That doesn’t mean you should stop talking about your company’s successes and challenges. It means you should talk about them more. Go into details. Talk about what four per cent growth really looks like and what your EBITDA means and why currency fluctuations make a difference. Most of all, explain why this stuff matters – not to your shareholders, but to your employees. If you don’t explain what difference an improvement will make to them, the chances of them being interested in making that improvement are remote.
Of course, all of this takes time. Also, some of these subjects are potentially quite dry and complex. Unless they’re delivered in bite-sized chunks, they’re likely to be absolutely unbearable for your audience.
Fortunately, there’s this great new way to talk to your employees regularly. They’ll get a notification whenever you update, they can access the content whenever it suits them, and it will only take you an hour or so a week! It’s called a blog. Did we mention we think you need to start a blog?
Here’s another reason why:
(5) You need to give more information straight from the horse’s mouth
Times are tight; incomes are squeezed; the economy is fragile and everyone’s nervous. It’s the perfect environment for terrifying rumours to start. Someone you know has a friend in Accounts who says someone higher up asked for a breakdown of the salary bills by department. Your boss heard from his boss that there was a big management meeting last week and they were all told not to bring their phones into the meeting. What’s going on? Are we being sold? Going broke? Having our hours cut? About to get fired…?
Negative rumours are slow poison. They drain away energy, time and enthusiasm from your workforce. They make people nervous and uncomfortable. They promote cynicism and leave everyone feeling demotivated.
The best way to control the rumour-mill is for you – the CEO, the person in charge – to tell everyone what’s going on. Clearly, loudly, publicly and on the record. Going public with the truth (even if the truth isn’t always easy hearing) is the best and quickest way to shut down the rumour mill.
Why will employees believe your blog more than any other form of corporate briefing? Two reasons. Firstly, it’s you talking, and since you’re everybody’s boss, you’ll have all the facts. Secondly, you’re saying it in writing and in the open. Openly-available written records force everyone to be honest.
(6) You need to acknowledge that none of us is smarter than all of us
Your employees are brilliant. You already know that: that’s why you hired them. But how often do you ask them for advice?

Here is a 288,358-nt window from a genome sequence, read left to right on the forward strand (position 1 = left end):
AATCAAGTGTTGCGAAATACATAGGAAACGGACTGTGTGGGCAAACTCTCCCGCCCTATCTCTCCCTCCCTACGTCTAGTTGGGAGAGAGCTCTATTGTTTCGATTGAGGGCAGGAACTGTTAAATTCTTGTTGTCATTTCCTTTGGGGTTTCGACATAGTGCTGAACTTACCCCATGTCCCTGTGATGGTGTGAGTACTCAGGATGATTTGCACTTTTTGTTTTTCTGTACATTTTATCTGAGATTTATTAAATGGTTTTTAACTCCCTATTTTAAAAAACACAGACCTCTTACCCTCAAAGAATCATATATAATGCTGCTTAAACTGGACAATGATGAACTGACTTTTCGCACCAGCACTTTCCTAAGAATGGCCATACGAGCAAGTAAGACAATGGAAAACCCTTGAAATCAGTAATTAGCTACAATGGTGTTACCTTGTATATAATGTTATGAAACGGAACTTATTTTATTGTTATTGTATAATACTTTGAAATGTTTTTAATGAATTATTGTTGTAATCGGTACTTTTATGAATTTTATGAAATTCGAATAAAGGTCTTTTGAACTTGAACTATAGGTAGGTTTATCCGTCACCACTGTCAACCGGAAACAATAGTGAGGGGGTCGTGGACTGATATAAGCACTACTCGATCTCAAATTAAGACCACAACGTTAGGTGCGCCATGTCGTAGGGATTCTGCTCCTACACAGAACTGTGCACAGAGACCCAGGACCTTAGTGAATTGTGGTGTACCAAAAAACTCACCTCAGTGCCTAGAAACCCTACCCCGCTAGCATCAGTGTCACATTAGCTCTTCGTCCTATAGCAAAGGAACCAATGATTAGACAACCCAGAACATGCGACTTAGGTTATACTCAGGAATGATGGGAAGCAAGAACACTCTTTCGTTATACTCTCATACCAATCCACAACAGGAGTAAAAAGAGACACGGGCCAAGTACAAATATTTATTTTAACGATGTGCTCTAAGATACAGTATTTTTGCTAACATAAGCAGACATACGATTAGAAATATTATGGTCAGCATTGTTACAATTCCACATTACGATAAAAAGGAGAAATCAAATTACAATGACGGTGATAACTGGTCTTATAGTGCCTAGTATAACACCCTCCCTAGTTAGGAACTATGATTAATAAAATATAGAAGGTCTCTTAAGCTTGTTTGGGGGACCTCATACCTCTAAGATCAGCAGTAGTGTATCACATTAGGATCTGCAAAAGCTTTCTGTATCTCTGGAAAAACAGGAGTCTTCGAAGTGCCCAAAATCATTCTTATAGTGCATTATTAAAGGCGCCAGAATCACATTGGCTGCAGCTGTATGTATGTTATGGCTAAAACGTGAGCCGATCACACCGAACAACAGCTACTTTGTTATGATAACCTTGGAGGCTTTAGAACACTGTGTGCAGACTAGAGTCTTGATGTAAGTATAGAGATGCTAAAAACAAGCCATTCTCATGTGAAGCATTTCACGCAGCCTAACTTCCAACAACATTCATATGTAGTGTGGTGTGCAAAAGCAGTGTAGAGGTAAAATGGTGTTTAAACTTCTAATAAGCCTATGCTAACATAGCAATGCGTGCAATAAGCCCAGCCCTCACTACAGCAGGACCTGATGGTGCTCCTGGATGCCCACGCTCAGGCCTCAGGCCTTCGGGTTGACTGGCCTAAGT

Crowdsourcing models have created brilliant solutions to challenges of every shape and size, from cancer research to creating art to spotting Alien deep-space radio transmissions (seriously) to Wikipedia.
When a difficult problem lands on your plate, use your blog to ask your employees for help. It won’t just help you solve the problem you’ve asked for help with. It also builds a stronger connection between you and your workforce. Asking employees for advice, and acting on what they tell you, is possibly the biggest and most sincere compliment you can pay them.
And when you take their advice, make sure you let them know the outcome. Thank people, in public and by name. Share the results. Tell them exactly how they made a difference.
(7) You need to be really, really brave
Starting a blog is scary. (We know; we’ve done it.) What if nobody reads it? What if everybody reads it? What if everybody reads it but nobody likes it? What if everybody comments on it and all their comments are mean and horrible? What if you make a mistake and that mistake goes viral and everybody in the whole of cyberspace laughs at you for the rest of time?
And you know what? All of that is good. Feeling slightly exposed is good. Doing things that make you nervous is good. Opening yourself to criticism is good. Opening yourself to criticism in front of your employees is excellent. It’s very, very easy for CEOs to come across as invincible Illuminati types who basically belong to a different species to the rest of us ant-like mortals. If you want to build better relationships with your employees, do everything you can to get rid of the barriers between you. Including starting a blog.
That’s what we think, anyway…but then, what would we know? Now it’s your turn.
Does your CEO blog? If so, what do they write about? Do you read it, and why / why not? Are you a CEO who already blogs? Are you a CEO who thinks starting a blog is the stupidest idea you ever heard?
Let us know what you think in the comments. We promise to read them all and respond as soon as we can.
*We’re H&H, and we’re on a mission to create business communications that are clever, engaging and fun. We love to get employees feeling happier and more connected at work – in fact, we’re CiPR Inside’s Agency of the Year, and our (absolutely smashing) clients tell us we’re creative geniuses. You can find more at www.handhcomms.co.uk.